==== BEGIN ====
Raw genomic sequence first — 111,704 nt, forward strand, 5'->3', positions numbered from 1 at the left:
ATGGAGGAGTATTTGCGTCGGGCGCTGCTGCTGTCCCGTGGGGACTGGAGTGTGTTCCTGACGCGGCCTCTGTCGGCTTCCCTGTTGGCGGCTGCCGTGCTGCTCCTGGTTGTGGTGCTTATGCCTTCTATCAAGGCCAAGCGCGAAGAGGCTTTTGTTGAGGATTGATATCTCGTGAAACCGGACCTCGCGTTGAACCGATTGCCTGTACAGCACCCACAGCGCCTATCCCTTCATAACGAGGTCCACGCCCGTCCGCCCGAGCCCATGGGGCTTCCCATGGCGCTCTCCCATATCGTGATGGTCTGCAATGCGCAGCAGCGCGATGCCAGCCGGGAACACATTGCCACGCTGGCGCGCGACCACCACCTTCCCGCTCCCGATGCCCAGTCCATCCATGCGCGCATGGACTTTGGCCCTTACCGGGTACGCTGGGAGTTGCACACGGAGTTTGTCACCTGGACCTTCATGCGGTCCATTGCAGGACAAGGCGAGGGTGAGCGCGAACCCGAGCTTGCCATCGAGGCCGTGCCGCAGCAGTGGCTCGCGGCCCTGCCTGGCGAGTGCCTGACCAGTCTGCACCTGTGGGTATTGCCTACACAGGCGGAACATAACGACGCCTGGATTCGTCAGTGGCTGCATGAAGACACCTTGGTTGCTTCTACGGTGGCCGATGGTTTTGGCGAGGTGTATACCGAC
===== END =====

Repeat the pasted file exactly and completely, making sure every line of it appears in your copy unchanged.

Raw genomic sequence first — 111,704 nt, forward strand, 5'->3', positions numbered from 1 at the left:
ATGGAGGAGTATTTGCGTCGGGCGCTGCTGCTGTCCCGTGGGGACTGGAGTGTGTTCCTGACGCGGCCTCTGTCGGCTTCCCTGTTGGCGGCTGCCGTGCTGCTCCTGGTTGTGGTGCTTATGCCTTCTATCAAGGCCAAGCGCGAAGAGGCTTTTGTTGAGGATTGATATCTCGTGAAACCGGACCTCGCGTTGAACCGATTGCCTGTACAGCACCCACAGCGCCTATCCCTTCATAACGAGGTCCACGCCCGTCCGCCCGAGCCCATGGGGCTTCCCATGGCGCTCTCCCATATCGTGATGGTCTGCAATGCGCAGCAGCGCGATGCCAGCCGGGAACACATTGCCACGCTGGCGCGCGACCACCACCTTCCCGCTCCCGATGCCCAGTCCATCCATGCGCGCATGGACTTTGGCCCTTACCGGGTACGCTGGGAGTTGCACACGGAGTTTGTCACCTGGACCTTCATGCGGTCCATTGCAGGACAAGGCGAGGGTGAGCGCGAACCCGAGCTTGCCATCGAGGCCGTGCCGCAGCAGTGGCTCGCGGCCCTGCCTGGCGAGTGCCTGACCAGTCTGCACCTGTGGGTATTGCCTACACAGGCGGAACATAACGACGCCTGGATTCGTCAGTGGCTGCATGAAGACACCTTGGTTGCTTCTACGGTGGCCGATGGTTTTGGCGAGGTGTATACCGAC